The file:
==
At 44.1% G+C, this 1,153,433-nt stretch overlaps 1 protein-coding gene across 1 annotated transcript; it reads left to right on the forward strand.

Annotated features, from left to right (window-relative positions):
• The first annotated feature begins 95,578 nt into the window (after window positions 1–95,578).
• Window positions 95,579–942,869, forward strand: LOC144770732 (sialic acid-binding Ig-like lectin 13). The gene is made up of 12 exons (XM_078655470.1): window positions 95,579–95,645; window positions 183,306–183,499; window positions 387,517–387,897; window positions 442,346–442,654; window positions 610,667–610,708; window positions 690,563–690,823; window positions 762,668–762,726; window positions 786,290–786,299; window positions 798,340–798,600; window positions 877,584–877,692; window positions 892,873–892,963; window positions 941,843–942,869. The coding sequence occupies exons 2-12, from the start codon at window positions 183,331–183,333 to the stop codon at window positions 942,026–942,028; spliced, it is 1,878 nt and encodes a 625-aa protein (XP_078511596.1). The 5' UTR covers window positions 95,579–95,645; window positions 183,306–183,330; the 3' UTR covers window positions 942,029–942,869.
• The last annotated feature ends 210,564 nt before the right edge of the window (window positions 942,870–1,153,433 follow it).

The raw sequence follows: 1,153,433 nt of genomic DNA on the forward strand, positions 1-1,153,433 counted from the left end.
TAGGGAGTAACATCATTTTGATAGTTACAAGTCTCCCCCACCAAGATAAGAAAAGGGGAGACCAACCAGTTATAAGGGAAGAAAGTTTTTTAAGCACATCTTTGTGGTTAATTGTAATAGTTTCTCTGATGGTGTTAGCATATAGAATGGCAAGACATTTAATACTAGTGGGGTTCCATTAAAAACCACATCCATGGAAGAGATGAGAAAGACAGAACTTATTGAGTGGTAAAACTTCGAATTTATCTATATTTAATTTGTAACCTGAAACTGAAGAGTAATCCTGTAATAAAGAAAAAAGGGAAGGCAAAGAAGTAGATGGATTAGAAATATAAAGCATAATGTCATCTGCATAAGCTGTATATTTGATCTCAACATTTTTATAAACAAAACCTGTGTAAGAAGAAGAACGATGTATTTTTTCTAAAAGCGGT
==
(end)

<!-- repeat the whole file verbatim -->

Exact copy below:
At 44.1% G+C, this 1,153,433-nt stretch overlaps 1 protein-coding gene across 1 annotated transcript; it reads left to right on the forward strand.

Annotated features, from left to right (window-relative positions):
• The first annotated feature begins 95,578 nt into the window (after window positions 1–95,578).
• Window positions 95,579–942,869, forward strand: LOC144770732 (sialic acid-binding Ig-like lectin 13). The gene is made up of 12 exons (XM_078655470.1): window positions 95,579–95,645; window positions 183,306–183,499; window positions 387,517–387,897; window positions 442,346–442,654; window positions 610,667–610,708; window positions 690,563–690,823; window positions 762,668–762,726; window positions 786,290–786,299; window positions 798,340–798,600; window positions 877,584–877,692; window positions 892,873–892,963; window positions 941,843–942,869. The coding sequence occupies exons 2-12, from the start codon at window positions 183,331–183,333 to the stop codon at window positions 942,026–942,028; spliced, it is 1,878 nt and encodes a 625-aa protein (XP_078511596.1). The 5' UTR covers window positions 95,579–95,645; window positions 183,306–183,330; the 3' UTR covers window positions 942,029–942,869.
• The last annotated feature ends 210,564 nt before the right edge of the window (window positions 942,870–1,153,433 follow it).

The raw sequence follows: 1,153,433 nt of genomic DNA on the forward strand, positions 1-1,153,433 counted from the left end.
TAGGGAGTAACATCATTTTGATAGTTACAAGTCTCCCCCACCAAGATAAGAAAAGGGGAGACCAACCAGTTATAAGGGAAGAAAGTTTTTTAAGCACATCTTTGTGGTTAATTGTAATAGTTTCTCTGATGGTGTTAGCATATAGAATGGCAAGACATTTAATACTAGTGGGGTTCCATTAAAAACCACATCCATGGAAGAGATGAGAAAGACAGAACTTATTGAGTGGTAAAACTTCGAATTTATCTATATTTAATTTGTAACCTGAAACTGAAGAGTAATCCTGTAATAAAGAAAAAAGGGAAGGCAAAGAAGTAGATGGATTAGAAATATAAAGCATAATGTCATCTGCATAAGCTGTATATTTGATCTCAACATTTTTATAAACAAAACCTGTGTAAGAAGAAGAACGATGTATTTTTTCTAAAAGCGGT